People ask me why I still call myself A Junior VC after having spent so many years in the ecosystem.
While it’s a great question, my answer remains the same. “I always want to be A Junior VC in spirit.”
I remember the curiosity I had in my first year. It’s something that has been a part of me ever since. Curiosity is a reminder to be a student at heart, to have the hustle and energy of A Junior VC.
People grow up asking questions.
They thrive on it. But as we grow up, we experience certain situations where our questions aren’t welcome. We become more self-conscious, afraid to ask or say ‘I don’t know’, and are increasingly conditioned to show confidence over genuine curiosity.
We value breakthrough inventions and remarkable discoveries but fail to create room for inquisitiveness. Instead of asking questions, employees are set in their roles and they and their leaders try to solve problems with a minimal amount of questions.
It’s almost as if asking questions will mean that you are incompetent. However, true incompetence rises with the inability to ask questions.
Have a curiosity that goes beyond what is said or assumed. It starts simply with two questions: ‘Why?’ and ‘What if?’
In today’s fast changing world, we cannot afford to just ‘assume’ or fall back on previously established systems of doing things.
Think of any startup idea, inventions throughout history, and you will find curiosity.
Curiosity is a basic human attribute, however, as we move up the social and corporate ladder, it’s very easy to forget it.
Ironically, those who succeed tend to be curious. They show willingness to learn more, as people who are ready to challenge the status quo.
Amazon came into light because someone thought of a new way of retail. Eric Schmidt, CEO of Google, said, “We run this company on questions, not answers.”
Whether you are an entrepreneur or an employee, always be junior in spirit, never work on assumptions, and keep asking relevant questions.
Everyone says you should be curious, but how do you become curious?
Be as honest as possible about not only your skill-set but also about what motivates you, drives you, and how in turn that can aid your curiosity. If you don’t know something, say it.
One of the first jobs I got was because in my interview I admitted I didn’t know anything about the job, but I was willing to learn. It doesn’t make you incompetent; it actually makes you perfect for learning more.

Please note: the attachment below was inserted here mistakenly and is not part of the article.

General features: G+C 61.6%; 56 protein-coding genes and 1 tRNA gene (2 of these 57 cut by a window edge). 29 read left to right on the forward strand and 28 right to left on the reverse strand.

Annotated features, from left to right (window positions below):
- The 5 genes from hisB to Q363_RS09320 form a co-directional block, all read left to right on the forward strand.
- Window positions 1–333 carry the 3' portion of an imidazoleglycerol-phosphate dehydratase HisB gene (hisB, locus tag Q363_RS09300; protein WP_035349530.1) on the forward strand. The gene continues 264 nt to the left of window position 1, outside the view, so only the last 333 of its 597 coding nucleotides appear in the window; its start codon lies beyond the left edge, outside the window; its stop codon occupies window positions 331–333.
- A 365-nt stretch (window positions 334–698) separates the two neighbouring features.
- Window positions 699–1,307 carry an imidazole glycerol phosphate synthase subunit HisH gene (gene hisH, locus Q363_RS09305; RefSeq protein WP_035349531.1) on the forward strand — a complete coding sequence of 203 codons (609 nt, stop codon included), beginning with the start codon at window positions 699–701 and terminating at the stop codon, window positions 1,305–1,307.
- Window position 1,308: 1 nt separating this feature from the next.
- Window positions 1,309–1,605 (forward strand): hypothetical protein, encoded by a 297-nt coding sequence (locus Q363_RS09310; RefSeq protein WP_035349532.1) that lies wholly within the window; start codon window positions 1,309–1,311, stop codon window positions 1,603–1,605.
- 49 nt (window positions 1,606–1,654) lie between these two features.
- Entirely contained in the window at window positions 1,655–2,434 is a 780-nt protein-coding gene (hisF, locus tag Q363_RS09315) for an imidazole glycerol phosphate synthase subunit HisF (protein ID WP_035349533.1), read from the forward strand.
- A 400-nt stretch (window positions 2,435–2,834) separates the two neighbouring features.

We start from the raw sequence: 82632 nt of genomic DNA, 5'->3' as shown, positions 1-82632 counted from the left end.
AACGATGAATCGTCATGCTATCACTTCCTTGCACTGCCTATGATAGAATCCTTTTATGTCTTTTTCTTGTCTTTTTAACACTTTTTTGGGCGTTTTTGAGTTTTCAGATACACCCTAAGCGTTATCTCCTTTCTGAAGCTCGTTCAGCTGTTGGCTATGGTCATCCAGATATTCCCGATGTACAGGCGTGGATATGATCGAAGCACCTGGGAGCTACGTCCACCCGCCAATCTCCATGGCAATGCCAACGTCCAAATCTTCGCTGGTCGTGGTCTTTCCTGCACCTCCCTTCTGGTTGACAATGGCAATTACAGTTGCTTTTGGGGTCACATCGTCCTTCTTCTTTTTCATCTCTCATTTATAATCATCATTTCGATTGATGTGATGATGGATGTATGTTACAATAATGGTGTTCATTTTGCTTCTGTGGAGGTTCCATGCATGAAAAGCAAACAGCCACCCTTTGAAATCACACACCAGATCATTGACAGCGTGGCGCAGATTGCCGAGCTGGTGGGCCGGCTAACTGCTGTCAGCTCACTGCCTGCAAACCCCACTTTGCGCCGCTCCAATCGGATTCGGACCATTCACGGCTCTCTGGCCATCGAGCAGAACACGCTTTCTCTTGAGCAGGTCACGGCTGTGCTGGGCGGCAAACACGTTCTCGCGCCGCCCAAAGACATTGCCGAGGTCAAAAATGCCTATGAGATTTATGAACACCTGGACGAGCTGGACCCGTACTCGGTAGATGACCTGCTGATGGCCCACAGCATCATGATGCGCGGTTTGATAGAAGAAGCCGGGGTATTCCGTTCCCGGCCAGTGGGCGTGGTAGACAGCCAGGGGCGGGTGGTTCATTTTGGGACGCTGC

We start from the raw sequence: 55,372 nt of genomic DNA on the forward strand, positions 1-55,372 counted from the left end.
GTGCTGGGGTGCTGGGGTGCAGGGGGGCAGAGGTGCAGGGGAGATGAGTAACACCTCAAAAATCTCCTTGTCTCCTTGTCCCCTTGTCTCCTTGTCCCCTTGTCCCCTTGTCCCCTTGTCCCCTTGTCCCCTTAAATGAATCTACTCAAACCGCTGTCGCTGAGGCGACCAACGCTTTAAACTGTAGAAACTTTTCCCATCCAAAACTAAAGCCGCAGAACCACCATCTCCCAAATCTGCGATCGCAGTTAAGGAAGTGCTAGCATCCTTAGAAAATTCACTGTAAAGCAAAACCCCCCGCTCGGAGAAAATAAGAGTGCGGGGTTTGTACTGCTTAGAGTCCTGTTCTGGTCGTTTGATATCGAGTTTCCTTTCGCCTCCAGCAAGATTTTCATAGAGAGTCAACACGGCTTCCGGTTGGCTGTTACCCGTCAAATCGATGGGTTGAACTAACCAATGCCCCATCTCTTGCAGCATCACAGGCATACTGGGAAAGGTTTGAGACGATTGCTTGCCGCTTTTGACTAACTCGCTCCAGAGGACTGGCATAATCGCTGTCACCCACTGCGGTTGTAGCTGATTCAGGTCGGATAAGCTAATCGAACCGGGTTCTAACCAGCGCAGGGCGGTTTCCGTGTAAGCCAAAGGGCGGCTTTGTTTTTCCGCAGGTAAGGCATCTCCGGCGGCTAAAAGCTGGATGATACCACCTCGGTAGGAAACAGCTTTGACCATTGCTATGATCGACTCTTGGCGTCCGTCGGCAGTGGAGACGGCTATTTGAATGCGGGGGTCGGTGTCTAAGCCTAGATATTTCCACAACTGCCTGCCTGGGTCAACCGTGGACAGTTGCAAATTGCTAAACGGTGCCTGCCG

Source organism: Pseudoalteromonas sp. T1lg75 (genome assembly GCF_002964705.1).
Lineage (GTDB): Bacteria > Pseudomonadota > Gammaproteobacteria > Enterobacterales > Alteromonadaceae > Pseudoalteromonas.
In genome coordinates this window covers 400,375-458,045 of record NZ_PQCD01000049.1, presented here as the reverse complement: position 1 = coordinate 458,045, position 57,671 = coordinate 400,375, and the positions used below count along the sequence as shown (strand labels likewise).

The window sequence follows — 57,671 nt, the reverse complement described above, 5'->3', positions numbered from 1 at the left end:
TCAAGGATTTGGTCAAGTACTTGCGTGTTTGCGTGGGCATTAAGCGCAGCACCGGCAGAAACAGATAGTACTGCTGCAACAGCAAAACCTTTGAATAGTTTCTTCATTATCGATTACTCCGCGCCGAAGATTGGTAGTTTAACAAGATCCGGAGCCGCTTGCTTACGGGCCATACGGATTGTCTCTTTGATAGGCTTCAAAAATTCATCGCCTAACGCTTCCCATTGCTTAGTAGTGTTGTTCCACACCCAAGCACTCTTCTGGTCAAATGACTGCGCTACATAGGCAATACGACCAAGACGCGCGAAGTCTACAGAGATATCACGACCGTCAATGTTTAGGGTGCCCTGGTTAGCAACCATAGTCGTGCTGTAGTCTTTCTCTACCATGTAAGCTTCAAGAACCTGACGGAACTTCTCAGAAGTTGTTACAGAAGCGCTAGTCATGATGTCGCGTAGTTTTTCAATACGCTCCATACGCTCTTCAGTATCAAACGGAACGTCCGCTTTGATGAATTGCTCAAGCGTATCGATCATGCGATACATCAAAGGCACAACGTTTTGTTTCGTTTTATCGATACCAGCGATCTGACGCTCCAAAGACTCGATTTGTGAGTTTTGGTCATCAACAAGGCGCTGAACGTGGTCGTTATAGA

We don’t often challenge the status-quo. “My boss asked me to do this so I’m doing this.” “My manager asked me to not do it this way, so I won’t.” is how it goes.
Ask questions, ask if there is another way to do it, ask how it will impact things in the big picture, ask questions that start with ‘why’ or ’what if’? Ask silly questions. Asking questions will not only get you to be better at your job but will also give you a stronger sense of direction.
Another thing that has helped me with curiosity is reading extensively. Reading is like a drug for me. It isn’t by accident that satiating curiosity results in a dopamine rush.
Be fascinated with how the world works – not only in your domain but in other domains as well. It may not be related directly to what you do, but it will definitely help you to ask the right questions, form patterns where there are none, and apply some learnings as well.
I read almost entirely outside venture and startups. In fact, if I want to improve on something, I often find myself reading something completely unrelated. Patterns form when you least expect.
We need to move from a culture of having all the answers to asking questions. Having been taught that being a topper with all the answers is right, and being clueless is not, we need to actively change.
How will you become curious?